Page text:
Reports of my death have been greatly exaggerated.
While there’s been no shortage of interesting developments, reporting on each one often seems redundant with the efforts of many other worthy sites (IPWatchdog, Patently-O, etc.). That, coupled with a heavy workload, has made regulars post a rather low priority.
For all that, people on occasion ask me what I’ve been up to outside legal work, so I thought I’d offer a quick sample. Much of late 2017 outside work was consumed with my portfolio viewer. If you want to quickly assess the state of someone’s patent portfolio, the available public tools can be a little tedious. First, you’ll search Google Patents or PATFT for the applicant / assignee. Then you’ll plod through each listing one by one, maintaining a spreadsheet to track all your findings. It’s tedious. It’s non-visual. All-in-all it’s a bit silly.
So I wrote a viewer. For example, here’s the Broad Institute’s portfolio (or at least some CRISPR bits of it).
D3.js is a beautiful thing. In the top-left, you have the families organized into a circle diagram. So here, with a glance, you can see there are four major families and then bunches of one-off filings. Light blue is a pending (or abandoned) app, dark blue is an issued app. When you click on a family, the tree-view shows the member relationships. In the right, a thumbnail preview is provided – clicking on a page opens a PDF on that page.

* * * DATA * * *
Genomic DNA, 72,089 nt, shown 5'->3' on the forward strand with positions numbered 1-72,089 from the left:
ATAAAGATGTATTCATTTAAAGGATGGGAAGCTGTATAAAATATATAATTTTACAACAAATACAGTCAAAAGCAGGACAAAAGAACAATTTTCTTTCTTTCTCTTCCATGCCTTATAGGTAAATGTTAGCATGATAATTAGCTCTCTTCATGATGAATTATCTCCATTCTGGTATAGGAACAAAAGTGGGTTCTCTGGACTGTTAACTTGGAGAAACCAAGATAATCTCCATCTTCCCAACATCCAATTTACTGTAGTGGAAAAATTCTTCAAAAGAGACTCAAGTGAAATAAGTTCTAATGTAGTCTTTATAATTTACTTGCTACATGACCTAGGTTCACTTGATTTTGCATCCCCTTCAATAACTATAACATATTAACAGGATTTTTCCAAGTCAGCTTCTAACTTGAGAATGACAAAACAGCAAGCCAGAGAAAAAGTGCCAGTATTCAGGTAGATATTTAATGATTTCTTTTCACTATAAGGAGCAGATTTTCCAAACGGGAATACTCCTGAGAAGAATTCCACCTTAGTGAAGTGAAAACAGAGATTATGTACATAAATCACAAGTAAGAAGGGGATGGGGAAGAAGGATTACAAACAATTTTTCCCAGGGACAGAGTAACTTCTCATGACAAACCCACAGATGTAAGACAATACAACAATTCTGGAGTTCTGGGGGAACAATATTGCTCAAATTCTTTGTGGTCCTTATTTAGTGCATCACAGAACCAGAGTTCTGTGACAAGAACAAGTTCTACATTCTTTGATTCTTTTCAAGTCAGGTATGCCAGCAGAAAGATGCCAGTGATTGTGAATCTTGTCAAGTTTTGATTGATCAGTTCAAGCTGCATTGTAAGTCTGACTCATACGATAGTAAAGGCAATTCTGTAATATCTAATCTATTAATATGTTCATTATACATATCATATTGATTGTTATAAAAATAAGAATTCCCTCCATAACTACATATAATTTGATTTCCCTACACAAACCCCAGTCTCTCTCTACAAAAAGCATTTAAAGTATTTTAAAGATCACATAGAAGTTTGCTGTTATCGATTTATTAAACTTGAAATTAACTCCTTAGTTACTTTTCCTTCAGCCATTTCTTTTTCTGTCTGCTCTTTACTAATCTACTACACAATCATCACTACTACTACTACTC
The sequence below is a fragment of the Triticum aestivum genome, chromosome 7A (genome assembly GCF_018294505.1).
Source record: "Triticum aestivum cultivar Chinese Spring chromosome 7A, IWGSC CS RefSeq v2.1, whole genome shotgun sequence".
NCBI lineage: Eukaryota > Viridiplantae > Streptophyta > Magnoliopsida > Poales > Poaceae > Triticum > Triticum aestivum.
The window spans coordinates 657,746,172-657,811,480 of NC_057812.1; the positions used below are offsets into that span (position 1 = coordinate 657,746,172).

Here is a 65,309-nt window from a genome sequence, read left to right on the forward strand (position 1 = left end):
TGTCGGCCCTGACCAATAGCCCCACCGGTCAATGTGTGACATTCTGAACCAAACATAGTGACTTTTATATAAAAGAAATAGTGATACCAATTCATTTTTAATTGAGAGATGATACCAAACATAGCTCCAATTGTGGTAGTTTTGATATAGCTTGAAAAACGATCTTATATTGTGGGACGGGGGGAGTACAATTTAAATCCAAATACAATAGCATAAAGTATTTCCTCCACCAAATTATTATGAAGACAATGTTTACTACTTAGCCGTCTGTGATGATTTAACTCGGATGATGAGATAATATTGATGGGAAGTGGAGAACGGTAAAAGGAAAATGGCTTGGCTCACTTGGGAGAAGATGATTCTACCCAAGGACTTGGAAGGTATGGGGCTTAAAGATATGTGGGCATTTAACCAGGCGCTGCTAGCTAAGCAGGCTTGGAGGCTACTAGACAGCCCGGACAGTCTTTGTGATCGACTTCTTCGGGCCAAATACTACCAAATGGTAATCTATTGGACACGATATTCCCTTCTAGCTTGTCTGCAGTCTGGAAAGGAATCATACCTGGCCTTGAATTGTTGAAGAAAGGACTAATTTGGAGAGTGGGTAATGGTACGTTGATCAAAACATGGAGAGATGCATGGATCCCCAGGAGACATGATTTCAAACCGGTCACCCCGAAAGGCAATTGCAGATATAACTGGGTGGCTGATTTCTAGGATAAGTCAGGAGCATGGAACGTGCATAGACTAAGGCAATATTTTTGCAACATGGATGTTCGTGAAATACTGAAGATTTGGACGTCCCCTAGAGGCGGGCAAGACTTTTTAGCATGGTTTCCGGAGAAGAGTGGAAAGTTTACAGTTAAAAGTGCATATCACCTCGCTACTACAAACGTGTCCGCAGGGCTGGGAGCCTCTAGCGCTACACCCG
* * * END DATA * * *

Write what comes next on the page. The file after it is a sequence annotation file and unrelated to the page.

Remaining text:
If there’s enough interest I’ll post an online demo, but it’ll have to be for a much smaller dataset than Broad’s IP. Even with reduced preview images, I think this thing was around 1.5GB (the typical website is ~2-5MB). There’s a reason Google Patent only shows a handful of assets and images at a time.
Also, if you’re an attorney and want me to generate a dataset for you, that’s fine, but you’ll probably want to use it locally for the same reason.
I have other projects, but this is the most visually satisfying IMO.